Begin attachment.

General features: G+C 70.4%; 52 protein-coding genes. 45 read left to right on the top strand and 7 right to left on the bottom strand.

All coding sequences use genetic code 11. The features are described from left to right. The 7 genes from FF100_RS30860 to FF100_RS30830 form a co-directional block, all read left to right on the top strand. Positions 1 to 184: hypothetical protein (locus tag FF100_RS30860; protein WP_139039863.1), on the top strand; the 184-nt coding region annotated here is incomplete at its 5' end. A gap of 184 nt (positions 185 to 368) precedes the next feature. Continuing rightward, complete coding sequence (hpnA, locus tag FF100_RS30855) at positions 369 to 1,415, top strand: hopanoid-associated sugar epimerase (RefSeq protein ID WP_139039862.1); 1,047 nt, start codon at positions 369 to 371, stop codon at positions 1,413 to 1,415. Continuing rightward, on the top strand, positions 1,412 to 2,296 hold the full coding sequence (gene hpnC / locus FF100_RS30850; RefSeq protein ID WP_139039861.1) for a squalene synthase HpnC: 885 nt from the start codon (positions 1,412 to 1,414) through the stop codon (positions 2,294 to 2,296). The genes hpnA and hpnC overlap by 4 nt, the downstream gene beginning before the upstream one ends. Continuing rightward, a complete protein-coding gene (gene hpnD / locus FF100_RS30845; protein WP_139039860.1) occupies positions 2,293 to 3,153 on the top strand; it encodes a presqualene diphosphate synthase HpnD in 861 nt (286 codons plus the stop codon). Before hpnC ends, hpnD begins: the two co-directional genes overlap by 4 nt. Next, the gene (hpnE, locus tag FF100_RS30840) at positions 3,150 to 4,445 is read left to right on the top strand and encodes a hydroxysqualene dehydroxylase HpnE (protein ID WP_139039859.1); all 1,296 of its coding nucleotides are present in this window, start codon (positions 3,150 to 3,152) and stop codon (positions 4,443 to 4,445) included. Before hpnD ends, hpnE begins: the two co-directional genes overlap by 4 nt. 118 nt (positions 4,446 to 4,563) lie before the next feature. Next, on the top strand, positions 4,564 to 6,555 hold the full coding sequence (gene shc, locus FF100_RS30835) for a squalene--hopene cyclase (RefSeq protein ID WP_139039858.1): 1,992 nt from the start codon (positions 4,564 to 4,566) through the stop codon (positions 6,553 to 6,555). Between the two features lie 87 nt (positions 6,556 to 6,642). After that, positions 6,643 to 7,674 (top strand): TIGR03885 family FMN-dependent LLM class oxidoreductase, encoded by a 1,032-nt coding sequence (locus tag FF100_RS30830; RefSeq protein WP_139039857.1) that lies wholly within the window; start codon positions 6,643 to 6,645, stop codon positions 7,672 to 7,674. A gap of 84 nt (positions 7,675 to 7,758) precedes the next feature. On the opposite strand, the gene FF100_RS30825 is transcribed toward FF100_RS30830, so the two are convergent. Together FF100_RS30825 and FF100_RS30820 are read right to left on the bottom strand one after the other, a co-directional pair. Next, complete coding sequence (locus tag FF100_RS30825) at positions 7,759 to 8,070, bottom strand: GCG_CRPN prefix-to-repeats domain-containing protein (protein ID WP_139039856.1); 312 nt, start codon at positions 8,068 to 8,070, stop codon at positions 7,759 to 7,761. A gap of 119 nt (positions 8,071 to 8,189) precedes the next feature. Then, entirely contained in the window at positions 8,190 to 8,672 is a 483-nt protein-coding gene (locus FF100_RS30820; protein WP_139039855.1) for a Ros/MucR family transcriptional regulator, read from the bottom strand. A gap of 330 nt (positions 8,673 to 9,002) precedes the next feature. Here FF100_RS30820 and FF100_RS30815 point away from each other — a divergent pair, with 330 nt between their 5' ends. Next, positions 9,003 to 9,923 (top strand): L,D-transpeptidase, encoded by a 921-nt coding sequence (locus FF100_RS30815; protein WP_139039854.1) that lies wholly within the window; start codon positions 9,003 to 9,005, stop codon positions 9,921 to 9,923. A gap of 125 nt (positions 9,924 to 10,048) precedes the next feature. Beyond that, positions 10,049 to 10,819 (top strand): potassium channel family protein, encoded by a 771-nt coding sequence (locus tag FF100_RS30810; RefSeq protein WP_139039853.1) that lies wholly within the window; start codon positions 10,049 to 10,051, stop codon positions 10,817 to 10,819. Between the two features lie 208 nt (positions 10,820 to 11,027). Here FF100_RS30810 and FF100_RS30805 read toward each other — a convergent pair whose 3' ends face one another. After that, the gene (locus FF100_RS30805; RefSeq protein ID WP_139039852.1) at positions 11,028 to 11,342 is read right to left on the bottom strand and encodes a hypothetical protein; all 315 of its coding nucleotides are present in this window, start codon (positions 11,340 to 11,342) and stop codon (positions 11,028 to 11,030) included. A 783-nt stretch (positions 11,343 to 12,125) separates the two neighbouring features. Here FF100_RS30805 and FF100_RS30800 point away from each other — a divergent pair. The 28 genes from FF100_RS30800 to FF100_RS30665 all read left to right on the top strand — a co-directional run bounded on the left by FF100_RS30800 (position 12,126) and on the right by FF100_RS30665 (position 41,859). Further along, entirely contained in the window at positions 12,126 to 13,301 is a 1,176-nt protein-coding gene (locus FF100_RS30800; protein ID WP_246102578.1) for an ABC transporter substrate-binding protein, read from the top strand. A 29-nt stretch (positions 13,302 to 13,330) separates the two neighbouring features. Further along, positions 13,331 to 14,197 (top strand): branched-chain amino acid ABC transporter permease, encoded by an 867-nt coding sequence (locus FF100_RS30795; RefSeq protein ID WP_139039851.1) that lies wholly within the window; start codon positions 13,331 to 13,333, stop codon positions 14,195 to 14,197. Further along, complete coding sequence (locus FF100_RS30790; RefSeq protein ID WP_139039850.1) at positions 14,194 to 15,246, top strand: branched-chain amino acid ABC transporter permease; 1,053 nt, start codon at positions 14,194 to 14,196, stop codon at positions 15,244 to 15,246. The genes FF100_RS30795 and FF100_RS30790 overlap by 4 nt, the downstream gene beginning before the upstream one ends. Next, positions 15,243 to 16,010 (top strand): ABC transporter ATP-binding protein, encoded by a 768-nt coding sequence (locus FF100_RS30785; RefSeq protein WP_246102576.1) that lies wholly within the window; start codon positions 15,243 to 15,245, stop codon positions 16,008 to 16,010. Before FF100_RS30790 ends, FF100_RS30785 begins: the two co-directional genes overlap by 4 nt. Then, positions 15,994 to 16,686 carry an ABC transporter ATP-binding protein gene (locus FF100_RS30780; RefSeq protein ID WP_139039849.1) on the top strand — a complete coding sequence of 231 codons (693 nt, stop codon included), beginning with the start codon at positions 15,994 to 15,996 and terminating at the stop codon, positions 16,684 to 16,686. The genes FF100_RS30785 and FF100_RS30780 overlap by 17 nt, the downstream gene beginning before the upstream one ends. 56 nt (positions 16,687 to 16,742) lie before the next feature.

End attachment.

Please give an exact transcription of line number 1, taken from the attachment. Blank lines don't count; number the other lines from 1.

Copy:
General features: G+C 70.4%; 52 protein-coding genes. 45 read left to right on the top strand and 7 right to left on the bottom strand.